2001 /MARCH
Although Kackar is one of the easiest mountains in Turkey to climb in summer, it is not nearly so hospitable in winter. In the gullies climbers sink up to their waists in snow several metres deep. Even reaching one of the villages at the foot of the mountain to begin the climb may not be easy when the roads are closed.
Avalanches are a constant danger, particularly in the scores of glacier valleys. All the routes carry this risk, whether you approach from Sirakonaklar in the province of Erzurum, Yukari Kavrun Yaylasi in the province of Rize, or Yaylalar in the province of Artvin. The latter two routes to the north and south respectively are the best. Climbers who set out from Yukari Kavrun Yaylasi first set up camp at Okuz Cayiri meadow, from which they ascend to the summit via the large or small glaciers. Negotiating the large glacier requires ice climbing equipment, and both routes have steep gradients.
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A WINTER'S TALE ON MOUNT CACKAR
2001 /MARCH
The route from the village of Yaylalar, on the other hand, is less challenging, and most climbing expeditions take this way, which leads them past Deniz Golu, one of Turkey's highest glacier lakes. In winter, like the streams, the lakes are gradually covered by a blanket of snow.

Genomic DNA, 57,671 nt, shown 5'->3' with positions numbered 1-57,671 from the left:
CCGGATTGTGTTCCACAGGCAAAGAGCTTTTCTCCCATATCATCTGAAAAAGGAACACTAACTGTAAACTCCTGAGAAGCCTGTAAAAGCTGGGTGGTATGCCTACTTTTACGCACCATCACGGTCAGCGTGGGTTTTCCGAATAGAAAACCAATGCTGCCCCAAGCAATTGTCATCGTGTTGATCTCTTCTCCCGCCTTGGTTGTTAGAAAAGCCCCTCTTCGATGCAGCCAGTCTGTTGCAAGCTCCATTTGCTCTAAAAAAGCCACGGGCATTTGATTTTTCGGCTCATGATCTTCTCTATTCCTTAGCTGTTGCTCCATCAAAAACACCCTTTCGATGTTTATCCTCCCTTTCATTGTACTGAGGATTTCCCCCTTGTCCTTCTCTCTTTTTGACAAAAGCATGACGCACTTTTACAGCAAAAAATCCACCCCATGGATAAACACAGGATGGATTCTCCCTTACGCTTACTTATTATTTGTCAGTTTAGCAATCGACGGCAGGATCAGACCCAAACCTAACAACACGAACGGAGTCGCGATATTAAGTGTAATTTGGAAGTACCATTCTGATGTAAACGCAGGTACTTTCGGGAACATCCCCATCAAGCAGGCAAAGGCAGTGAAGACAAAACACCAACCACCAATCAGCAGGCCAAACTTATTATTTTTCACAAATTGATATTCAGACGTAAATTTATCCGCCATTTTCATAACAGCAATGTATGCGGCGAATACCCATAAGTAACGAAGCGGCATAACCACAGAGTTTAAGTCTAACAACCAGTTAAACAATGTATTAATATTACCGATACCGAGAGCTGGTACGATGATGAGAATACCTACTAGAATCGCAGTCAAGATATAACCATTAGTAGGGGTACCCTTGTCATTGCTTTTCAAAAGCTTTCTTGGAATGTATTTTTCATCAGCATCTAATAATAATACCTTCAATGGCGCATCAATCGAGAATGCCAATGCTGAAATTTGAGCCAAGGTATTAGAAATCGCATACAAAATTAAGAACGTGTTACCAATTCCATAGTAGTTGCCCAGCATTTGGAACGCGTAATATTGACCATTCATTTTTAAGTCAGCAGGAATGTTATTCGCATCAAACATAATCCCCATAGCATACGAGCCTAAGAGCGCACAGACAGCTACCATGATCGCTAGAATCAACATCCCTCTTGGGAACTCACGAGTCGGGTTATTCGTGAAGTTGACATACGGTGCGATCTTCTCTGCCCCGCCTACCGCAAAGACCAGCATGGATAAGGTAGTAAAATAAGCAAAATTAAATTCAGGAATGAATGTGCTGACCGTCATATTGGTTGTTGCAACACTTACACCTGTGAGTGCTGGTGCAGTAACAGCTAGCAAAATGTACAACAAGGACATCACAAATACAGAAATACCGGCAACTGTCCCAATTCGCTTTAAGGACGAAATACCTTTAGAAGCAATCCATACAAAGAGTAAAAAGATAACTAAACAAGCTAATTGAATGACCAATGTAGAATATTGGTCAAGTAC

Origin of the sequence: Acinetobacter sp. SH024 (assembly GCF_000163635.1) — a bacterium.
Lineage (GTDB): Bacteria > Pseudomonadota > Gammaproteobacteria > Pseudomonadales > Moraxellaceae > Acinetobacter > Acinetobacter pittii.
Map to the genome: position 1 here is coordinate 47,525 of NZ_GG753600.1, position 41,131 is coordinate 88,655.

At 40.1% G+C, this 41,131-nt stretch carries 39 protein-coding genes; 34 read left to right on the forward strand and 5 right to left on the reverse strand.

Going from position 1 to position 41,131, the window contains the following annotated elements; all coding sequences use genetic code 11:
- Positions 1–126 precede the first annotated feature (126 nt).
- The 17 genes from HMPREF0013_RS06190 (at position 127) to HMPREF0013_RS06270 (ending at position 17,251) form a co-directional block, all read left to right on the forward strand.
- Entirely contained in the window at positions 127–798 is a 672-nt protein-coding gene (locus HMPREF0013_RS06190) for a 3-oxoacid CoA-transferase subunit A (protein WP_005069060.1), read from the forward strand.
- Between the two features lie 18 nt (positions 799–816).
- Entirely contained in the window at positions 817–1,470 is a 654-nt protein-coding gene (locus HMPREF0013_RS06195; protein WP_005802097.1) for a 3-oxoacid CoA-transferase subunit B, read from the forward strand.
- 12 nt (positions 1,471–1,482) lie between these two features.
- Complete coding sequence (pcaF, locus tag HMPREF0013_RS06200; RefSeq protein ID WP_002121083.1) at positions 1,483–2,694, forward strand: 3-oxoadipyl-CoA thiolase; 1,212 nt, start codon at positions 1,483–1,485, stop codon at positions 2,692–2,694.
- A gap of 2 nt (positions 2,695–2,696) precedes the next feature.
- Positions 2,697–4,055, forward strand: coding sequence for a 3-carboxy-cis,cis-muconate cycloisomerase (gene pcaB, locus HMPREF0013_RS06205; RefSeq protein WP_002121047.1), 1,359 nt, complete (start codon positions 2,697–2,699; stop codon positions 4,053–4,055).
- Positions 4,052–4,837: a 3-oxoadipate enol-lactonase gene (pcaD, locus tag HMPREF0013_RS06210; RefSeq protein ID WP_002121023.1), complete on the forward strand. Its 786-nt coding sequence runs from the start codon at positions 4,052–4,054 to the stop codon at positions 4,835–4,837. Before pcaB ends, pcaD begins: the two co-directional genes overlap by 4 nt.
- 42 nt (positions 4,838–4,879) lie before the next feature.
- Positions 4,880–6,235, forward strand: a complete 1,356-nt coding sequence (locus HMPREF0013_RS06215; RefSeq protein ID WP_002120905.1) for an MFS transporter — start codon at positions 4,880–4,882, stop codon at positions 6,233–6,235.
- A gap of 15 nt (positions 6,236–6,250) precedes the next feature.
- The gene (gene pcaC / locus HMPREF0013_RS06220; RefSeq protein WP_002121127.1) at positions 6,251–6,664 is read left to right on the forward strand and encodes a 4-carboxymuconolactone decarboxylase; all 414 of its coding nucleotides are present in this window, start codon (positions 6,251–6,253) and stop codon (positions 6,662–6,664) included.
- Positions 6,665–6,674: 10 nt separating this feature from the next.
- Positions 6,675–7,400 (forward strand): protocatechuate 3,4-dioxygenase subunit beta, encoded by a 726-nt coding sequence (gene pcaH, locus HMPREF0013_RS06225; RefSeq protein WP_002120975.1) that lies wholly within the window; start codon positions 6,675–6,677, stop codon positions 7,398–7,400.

Mountaineers love being in the mountains, and in winter, particularly if the mountain is Kackar, the pleasure is enhanced by the test of endurance and sense of discovery. When we reached Kackar it had last snowed ten days before, and all potential avalanches had fallen. The road to Yaylalar was still closed, although the bulldozers were at work trying to clear it. We went as far as possible in the minibus which we had rented in Yusufeli, but when we were forced to abandon it, there were still another 35 kilometres to the village.That meant walking up to our waists in snow, and every half kilometre or so we had to cross an avalanche, some small, but others hundreds of metres broad.
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A WINTER'S TALE ON MOUNT CACKAR